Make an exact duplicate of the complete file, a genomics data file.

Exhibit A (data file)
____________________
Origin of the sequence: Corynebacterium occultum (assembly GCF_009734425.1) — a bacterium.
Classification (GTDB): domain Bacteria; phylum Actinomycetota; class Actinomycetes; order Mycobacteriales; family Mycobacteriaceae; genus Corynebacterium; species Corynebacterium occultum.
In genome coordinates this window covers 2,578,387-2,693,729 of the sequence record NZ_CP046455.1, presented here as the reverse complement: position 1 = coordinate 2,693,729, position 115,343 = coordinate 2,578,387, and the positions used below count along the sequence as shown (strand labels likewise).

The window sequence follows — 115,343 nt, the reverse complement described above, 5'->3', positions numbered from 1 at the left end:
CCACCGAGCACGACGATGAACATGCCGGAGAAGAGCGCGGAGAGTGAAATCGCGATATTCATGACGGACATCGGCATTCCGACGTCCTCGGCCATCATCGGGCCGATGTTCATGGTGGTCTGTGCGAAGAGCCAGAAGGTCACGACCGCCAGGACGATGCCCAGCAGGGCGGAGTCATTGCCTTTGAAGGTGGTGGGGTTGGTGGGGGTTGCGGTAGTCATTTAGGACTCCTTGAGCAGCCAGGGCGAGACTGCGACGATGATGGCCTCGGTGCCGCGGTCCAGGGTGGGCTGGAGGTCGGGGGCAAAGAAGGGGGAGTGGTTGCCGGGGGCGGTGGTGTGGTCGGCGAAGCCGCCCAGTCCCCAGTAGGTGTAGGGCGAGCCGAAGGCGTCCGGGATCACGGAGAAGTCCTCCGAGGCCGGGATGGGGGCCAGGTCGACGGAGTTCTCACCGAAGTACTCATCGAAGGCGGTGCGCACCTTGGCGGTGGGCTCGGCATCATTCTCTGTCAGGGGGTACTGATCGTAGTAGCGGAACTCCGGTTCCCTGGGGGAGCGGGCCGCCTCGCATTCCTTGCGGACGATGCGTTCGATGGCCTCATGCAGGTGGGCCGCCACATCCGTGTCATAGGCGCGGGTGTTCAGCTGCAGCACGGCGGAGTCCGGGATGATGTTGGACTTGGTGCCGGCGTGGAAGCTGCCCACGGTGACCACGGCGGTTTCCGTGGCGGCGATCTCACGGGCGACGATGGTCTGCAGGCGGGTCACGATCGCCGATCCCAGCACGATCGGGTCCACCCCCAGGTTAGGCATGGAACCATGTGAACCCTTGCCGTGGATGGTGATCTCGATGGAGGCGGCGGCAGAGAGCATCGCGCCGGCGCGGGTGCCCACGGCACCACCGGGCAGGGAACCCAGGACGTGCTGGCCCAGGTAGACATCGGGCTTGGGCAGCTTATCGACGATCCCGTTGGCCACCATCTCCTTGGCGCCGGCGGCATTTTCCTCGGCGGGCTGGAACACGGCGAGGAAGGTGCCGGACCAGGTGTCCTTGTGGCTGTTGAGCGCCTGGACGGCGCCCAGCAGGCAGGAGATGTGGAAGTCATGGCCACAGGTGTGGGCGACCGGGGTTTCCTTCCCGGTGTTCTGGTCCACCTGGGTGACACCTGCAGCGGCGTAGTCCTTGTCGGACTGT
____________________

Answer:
Origin of the sequence: Corynebacterium occultum (assembly GCF_009734425.1) — a bacterium.
Classification (GTDB): domain Bacteria; phylum Actinomycetota; class Actinomycetes; order Mycobacteriales; family Mycobacteriaceae; genus Corynebacterium; species Corynebacterium occultum.
In genome coordinates this window covers 2,578,387-2,693,729 of the sequence record NZ_CP046455.1, presented here as the reverse complement: position 1 = coordinate 2,693,729, position 115,343 = coordinate 2,578,387, and the positions used below count along the sequence as shown (strand labels likewise).

The window sequence follows — 115,343 nt, the reverse complement described above, 5'->3', positions numbered from 1 at the left end:
CCACCGAGCACGACGATGAACATGCCGGAGAAGAGCGCGGAGAGTGAAATCGCGATATTCATGACGGACATCGGCATTCCGACGTCCTCGGCCATCATCGGGCCGATGTTCATGGTGGTCTGTGCGAAGAGCCAGAAGGTCACGACCGCCAGGACGATGCCCAGCAGGGCGGAGTCATTGCCTTTGAAGGTGGTGGGGTTGGTGGGGGTTGCGGTAGTCATTTAGGACTCCTTGAGCAGCCAGGGCGAGACTGCGACGATGATGGCCTCGGTGCCGCGGTCCAGGGTGGGCTGGAGGTCGGGGGCAAAGAAGGGGGAGTGGTTGCCGGGGGCGGTGGTGTGGTCGGCGAAGCCGCCCAGTCCCCAGTAGGTGTAGGGCGAGCCGAAGGCGTCCGGGATCACGGAGAAGTCCTCCGAGGCCGGGATGGGGGCCAGGTCGACGGAGTTCTCACCGAAGTACTCATCGAAGGCGGTGCGCACCTTGGCGGTGGGCTCGGCATCATTCTCTGTCAGGGGGTACTGATCGTAGTAGCGGAACTCCGGTTCCCTGGGGGAGCGGGCCGCCTCGCATTCCTTGCGGACGATGCGTTCGATGGCCTCATGCAGGTGGGCCGCCACATCCGTGTCATAGGCGCGGGTGTTCAGCTGCAGCACGGCGGAGTCCGGGATGATGTTGGACTTGGTGCCGGCGTGGAAGCTGCCCACGGTGACCACGGCGGTTTCCGTGGCGGCGATCTCACGGGCGACGATGGTCTGCAGGCGGGTCACGATCGCCGATCCCAGCACGATCGGGTCCACCCCCAGGTTAGGCATGGAACCATGTGAACCCTTGCCGTGGATGGTGATCTCGATGGAGGCGGCGGCAGAGAGCATCGCGCCGGCGCGGGTGCCCACGGCACCACCGGGCAGGGAACCCAGGACGTGCTGGCCCAGGTAGACATCGGGCTTGGGCAGCTTATCGACGATCCCGTTGGCCACCATCTCCTTGGCGCCGGCGGCATTTTCCTCGGCGGGCTGGAACACGGCGAGGAAGGTGCCGGACCAGGTGTCCTTGTGGCTGTTGAGCGCCTGGACGGCGCCCAGCAGGCAGGAGATGTGGAAGTCATGGCCACAGGTGTGGGCGACCGGGGTTTCCTTCCCGGTGTTCTGGTCCACCTGGGTGACACCTGCAGCGGCGTAGTCCTTGTCGGACTGT